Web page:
Crikey people, this country is AMAZING! I am so so grateful that we’ve had the chance to do this one last mega-trip before settling back down to normal life again. This place is just crazy.
This is the first chance I’ve had to post about the hol since leaving Kathmandu a good few weeks ago, as we’ve been rushing around trying to fit as much into the trip as possible, invariably in places with zero internet access.
To an untrained eye, Kathmandu is basically a chilly and slightly less manic version of an Indian city: INSANE (in a good way) busy-ness, millions of people everywhere, tuktuks and exhaust fumes, motorbikes zooming around holding an entire family (Dad at the front, sari-clad Mum sitting sidesaddle at the back, and three tiny kiddies aged 3 to 6 balanced precariously between them), such intense noise and smells (good and bad) everywhere, lots of religious elements like Buddhist monks walking through the streets at dawn chanting, and cows having the run of the road as cars and buses have to swerve around them (it’s a predominantly Hindu country, so cows are VIPs here).
You literally cannot walk more than 6 metres without seeing yet another incredibly ancient and beautiful temple/shrine/normal building – after such a huge drought of architecture like this in Cayman, they seemed even more breathtaking.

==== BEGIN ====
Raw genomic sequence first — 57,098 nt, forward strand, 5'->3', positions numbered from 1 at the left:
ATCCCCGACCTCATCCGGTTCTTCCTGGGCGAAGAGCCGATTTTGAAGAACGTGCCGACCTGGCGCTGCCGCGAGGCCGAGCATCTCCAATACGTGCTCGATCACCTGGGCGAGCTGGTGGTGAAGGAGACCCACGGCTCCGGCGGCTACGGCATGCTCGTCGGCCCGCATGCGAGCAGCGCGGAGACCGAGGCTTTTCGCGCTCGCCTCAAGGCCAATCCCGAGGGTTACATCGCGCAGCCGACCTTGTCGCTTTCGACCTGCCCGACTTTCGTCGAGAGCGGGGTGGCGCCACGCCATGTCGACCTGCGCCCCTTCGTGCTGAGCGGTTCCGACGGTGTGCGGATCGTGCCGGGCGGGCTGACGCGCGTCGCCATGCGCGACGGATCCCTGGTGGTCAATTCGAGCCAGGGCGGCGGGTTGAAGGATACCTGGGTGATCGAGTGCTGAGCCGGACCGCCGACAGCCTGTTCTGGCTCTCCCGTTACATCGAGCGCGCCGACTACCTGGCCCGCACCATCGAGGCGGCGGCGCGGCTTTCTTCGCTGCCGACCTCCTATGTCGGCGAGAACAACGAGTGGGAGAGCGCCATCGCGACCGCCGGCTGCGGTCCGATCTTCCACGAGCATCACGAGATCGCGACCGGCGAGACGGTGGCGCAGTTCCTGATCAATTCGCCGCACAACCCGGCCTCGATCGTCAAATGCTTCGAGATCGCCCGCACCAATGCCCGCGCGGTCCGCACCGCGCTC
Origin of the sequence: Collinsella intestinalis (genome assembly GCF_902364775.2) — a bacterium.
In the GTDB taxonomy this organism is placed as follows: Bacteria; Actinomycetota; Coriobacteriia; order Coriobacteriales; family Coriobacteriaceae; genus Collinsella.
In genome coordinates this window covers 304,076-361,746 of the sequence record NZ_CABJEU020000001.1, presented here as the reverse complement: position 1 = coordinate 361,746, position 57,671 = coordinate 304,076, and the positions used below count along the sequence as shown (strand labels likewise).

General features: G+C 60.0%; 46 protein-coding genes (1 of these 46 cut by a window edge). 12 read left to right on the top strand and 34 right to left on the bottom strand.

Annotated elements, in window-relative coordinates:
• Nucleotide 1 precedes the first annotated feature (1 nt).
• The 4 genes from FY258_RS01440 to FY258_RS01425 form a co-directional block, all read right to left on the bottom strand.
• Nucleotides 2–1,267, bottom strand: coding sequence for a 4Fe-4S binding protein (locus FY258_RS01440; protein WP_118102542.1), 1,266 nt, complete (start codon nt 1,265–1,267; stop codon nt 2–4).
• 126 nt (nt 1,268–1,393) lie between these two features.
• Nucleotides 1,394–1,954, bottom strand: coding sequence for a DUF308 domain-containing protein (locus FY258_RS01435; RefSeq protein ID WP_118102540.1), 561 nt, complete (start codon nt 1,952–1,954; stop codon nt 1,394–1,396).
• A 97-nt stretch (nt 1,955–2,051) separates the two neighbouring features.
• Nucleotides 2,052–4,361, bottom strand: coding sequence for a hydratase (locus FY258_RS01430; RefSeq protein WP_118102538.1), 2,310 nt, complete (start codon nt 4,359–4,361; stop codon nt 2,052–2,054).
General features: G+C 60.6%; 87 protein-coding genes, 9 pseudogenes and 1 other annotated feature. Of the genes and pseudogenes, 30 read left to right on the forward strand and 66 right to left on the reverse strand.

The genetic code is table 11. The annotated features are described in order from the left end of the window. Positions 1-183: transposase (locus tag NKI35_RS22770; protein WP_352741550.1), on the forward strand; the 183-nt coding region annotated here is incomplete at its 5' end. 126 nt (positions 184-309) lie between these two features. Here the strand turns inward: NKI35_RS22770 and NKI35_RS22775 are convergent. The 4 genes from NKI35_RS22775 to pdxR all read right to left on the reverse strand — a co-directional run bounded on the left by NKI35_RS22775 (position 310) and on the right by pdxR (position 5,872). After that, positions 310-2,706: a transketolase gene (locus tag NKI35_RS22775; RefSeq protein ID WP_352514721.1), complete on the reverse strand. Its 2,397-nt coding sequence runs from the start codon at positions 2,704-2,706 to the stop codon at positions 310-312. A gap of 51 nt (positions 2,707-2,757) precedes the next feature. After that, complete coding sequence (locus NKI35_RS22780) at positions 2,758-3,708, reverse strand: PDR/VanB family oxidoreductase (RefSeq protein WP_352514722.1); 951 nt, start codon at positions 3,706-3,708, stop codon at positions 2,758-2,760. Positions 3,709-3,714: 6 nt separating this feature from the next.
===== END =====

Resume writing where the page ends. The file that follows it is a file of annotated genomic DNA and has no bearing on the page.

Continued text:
We sprinted around the city trying to see all the important sites, such as the incredible 16th century Kathmandu and Patan Durbur Squares, holding ancient palaces and temples (pics above).
We also hired a car for the day and checked out a bunch of incredible Tibetan Buddhist and Hindu sites in the beautiful Kathmandu Valley:
This is in Bouddha, one of the largest Tibetan temples outside the ‘country’:
At the ‘Monkey Temple’:
And there are SO MANY beautiful Hindu shrines all over the place – this is Ganesh, my fave:
It is definitely the poorest country I’ve travelled in – the only other place I’ve experienced power ‘load-shedding’ (ie. huge daily rolling electricity blackouts across the country) is Cuba, and once we got outside Kathmandu and into the countryside we realised really how under-developed the place is. But something else that struck us was the happiness and friendliness exhibited by very nearly everybody we met or saw, even – these happy chappies are a representative example:
We stayed in the Hotel Newa Chen, in the Patan area of the city. It’s a historic traditional Newari house, full of heavy teak furniture, gorgeous carved wood window frames and doors, and covered in a riot of marigold garlands. The pics on their website are pretty bad, so here are a couple of ours:
I literally could not get over the incredible carved wood EVERYWHERE!
What else? Oh, the shopping. The Shop-hop-hopping. As you may have realised by now, I have quite a few weak points when it comes to interior design. Two of these are carved wooden screens/doors and patinated brass pots. And guess which country seems to be the world’s largest exporter of said carved wood and patinated brass?! You guessed it. They also produce absolutely amazeballs intricate Thanka artwork (more on this later this week!)
Alistair and I have already had numerous (ahem) ‘discussions’ about the amount of stuff we’ve shipped from Cayman to Hong Kong, but folks let me tell you that things are about to get a whole lot worse…